Rory Gray, whose 70-year-old father David died at the hands of Daniel Ubani, a German GP with poor English and limited medical knowledge, said: 'It is a scandalous disregard for people's lives... Instead of trying to strengthen the checks necessary to protect patients, the EU has made them even more weak and non-existent.'
Niall Dickson, of doctors' regulator the General Medical Council, said the new rules 'would further jeopardise our ability to protect patients'. 
A GP in Romania, for example, will apply via Romanian authorities, who will have just two months to verify he genuinely has the training and experience he claims to have – and that this is sufficient for the UK.
They should check whether he has been suspended for poor care or other wrongdoing, but there is no legal requirement to this. If the deadline is missed, doctors and nurses will be issued a passport automatically.
'It's not people coming the last three years, it's those who have been practising here a while [who are being struck off].'
But despite suggesting the problem was linked to more experienced doctors rather than newly-trained ones, Dr Kanneganti insisted a regular competence test was not necessary.
He said: 'There are already procedures in place to identify knowledge gaps and address them so I don't think there needs to be blanket competency tests every ten years.'
The challenge for the BIDA and the GMC, Dr Kanneganti believes, is demonstrating to the public that foreign-trained doctors are as good as British doctors. 
'We have the same skills and knowledge. It's about showing patients there is no difference in the treatment they receive, regardless of a doctor's race and colour,' he said.
BIDA’s vice-chairman agreed about ‘subconscious bias’ but Dr Umesh Prabhu, who trained in India, attributed it to ‘white decision-makers’ in the health service and branded the NHS ‘institutionally racist’.
‘There are other complex reasons, like poor training, cultural differences, communication problems, poor support for BME doctors at early stages and poor induction,’ he added.
When asked whether the figures showed the GMC had failed in its attempts to address the problem, Roger Goss of campaign group Patient Concern told MailOnline 'the figures speak for themselves'.
To practise in the UK, doctors currently have to pass exams testing their medical knowledge and English language skills.
But a study published last year concluded that the pass mark was set too low – and insisted that foreign doctors who pass are not up to the same standard as newly-trained doctors in Britain.
Researchers at University College London and the University of Cambridge found that international graduates got substantially lower marks in exams for would-be GPs and physicians.
Foreign doctors must pass an English language test and the GMC's Professional and Linguistic Assessment Board (PLAB) test, designed to ensure that overseas doctors demonstrate the same level of medical knowledge and clinical skills as UK graduates who have completed their first foundation training year.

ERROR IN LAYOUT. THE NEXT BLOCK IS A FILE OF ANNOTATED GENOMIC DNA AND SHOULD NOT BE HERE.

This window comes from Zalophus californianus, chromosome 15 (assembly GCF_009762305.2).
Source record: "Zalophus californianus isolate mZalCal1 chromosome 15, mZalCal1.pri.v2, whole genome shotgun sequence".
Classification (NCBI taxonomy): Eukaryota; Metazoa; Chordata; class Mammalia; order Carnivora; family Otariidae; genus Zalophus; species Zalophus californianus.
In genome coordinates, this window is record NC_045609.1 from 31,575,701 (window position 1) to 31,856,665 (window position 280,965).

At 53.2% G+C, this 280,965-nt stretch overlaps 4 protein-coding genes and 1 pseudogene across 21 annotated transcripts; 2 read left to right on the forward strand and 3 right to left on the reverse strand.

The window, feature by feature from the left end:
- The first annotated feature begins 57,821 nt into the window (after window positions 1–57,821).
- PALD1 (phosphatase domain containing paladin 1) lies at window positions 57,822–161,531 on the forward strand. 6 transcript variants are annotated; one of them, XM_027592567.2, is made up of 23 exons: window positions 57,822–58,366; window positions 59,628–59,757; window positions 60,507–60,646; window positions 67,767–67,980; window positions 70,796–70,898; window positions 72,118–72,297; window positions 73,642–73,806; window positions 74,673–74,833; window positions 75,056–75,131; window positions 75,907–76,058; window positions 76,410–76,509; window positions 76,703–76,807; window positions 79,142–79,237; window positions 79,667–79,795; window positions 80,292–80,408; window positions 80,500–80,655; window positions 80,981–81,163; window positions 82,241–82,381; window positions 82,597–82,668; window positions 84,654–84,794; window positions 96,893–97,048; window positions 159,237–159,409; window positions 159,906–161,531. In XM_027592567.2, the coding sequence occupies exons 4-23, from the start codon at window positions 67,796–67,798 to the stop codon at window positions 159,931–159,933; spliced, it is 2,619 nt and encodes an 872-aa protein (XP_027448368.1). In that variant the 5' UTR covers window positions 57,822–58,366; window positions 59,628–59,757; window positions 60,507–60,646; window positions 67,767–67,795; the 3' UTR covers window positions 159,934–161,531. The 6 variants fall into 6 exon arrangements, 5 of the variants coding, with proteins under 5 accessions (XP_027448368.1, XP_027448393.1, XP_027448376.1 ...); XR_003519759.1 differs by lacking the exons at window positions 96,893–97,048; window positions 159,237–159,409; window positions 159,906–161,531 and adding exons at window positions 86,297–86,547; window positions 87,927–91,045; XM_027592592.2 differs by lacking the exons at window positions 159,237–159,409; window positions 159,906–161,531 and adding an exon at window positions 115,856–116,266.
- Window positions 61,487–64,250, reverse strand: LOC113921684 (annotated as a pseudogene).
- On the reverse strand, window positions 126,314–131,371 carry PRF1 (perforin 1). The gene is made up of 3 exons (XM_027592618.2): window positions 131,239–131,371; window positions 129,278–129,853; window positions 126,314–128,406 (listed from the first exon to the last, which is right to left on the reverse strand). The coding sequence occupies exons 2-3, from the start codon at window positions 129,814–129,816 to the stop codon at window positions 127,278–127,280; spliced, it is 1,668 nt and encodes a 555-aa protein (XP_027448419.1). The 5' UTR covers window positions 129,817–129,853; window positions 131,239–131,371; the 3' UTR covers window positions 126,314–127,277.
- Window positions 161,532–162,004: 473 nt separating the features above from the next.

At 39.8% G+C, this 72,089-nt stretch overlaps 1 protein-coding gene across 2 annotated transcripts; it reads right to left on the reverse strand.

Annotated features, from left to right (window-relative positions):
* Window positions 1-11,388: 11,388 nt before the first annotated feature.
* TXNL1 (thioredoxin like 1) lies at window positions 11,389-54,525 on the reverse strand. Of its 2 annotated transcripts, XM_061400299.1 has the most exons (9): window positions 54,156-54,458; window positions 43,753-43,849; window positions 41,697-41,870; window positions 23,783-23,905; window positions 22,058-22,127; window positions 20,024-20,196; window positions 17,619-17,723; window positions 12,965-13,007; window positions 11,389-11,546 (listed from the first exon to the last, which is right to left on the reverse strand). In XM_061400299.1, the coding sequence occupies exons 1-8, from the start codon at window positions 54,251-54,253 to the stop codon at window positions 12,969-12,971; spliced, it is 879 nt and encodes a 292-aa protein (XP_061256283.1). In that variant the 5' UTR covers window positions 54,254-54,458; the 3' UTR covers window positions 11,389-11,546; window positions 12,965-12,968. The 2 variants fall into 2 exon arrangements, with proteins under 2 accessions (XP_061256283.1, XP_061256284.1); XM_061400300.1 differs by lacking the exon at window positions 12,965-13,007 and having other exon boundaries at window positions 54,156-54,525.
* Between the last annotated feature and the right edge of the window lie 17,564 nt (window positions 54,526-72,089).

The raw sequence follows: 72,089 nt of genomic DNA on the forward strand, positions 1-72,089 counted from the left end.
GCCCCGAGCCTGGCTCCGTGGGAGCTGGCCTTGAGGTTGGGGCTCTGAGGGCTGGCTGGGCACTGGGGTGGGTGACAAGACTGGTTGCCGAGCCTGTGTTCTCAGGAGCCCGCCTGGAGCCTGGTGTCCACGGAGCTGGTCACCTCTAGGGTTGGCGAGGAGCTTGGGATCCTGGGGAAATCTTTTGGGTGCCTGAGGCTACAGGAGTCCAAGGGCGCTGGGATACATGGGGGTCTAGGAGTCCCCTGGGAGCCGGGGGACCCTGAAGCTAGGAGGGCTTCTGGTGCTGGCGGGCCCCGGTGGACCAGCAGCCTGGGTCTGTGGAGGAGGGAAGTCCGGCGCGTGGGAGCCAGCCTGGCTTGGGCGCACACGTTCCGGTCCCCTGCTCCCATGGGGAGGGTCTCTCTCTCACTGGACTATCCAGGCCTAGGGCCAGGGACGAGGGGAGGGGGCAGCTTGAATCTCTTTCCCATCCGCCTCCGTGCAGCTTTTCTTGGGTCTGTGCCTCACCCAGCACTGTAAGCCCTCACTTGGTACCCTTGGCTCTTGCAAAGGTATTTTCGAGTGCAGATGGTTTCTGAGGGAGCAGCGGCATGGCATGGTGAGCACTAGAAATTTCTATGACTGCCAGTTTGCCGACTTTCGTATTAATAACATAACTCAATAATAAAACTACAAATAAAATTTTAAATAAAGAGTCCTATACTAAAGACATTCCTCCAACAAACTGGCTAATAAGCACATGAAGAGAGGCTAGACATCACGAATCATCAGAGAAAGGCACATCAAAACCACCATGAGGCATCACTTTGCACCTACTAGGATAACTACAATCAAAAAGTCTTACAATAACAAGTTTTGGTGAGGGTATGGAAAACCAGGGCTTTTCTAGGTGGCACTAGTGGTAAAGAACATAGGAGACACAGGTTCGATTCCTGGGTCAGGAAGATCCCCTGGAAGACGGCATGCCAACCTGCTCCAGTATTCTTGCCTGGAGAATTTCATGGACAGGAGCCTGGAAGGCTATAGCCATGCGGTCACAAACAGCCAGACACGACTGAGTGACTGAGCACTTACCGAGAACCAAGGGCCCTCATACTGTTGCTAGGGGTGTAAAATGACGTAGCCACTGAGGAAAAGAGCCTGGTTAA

Researchers said that raising the exam pass mark 'considerably' – by up to 20 per cent – would ensure both sets of doctors were of a similar standard.
But they also warned this would cut the pass rate and could cause a shortage of candidates for the NHS, which is heavily reliant on foreign medical staff.
Around one in three doctors registered with the GMC qualified in other countries, with 25 per cent obtaining their medical degree from outside the European Economic Area. 
Earlier this year a study revealed that male doctors are two-and-a-half times more likely to be sued for medical negligence or face being struck off than their women peers.
It also showed the GMC had seen a 64 per cent increase in complaints between 2010 and 2013. 
Niall Dickson, Chief Executive of the General Medical Council, said: ‘Doctors coming to the UK from overseas make a huge contribution to our health service and the vast majority provide safe and compassionate care for their patients. 
'It's important that these doctors are given the support to enable them to adapt to UK practice and it is fair to say that in the past not enough has been done to help them. 
'However in the small number of cases where doctors fall short of our standards it is right that we take action to protect patients, as these figures show that we do. 


  1. the British indigenes do not like to study,and practice medicine or healthcare,so you have to the Cubans they study and can export medical,healthcare professionals is also a brain drain loss to those countries abroad,as they lose their great highly trained skilled professional,more like transport of medical products and services.

  2. Whoever wrote this is racist, all I can say at this point be ashamed you ungrateful person for different doctors around the world save more lives then you could ever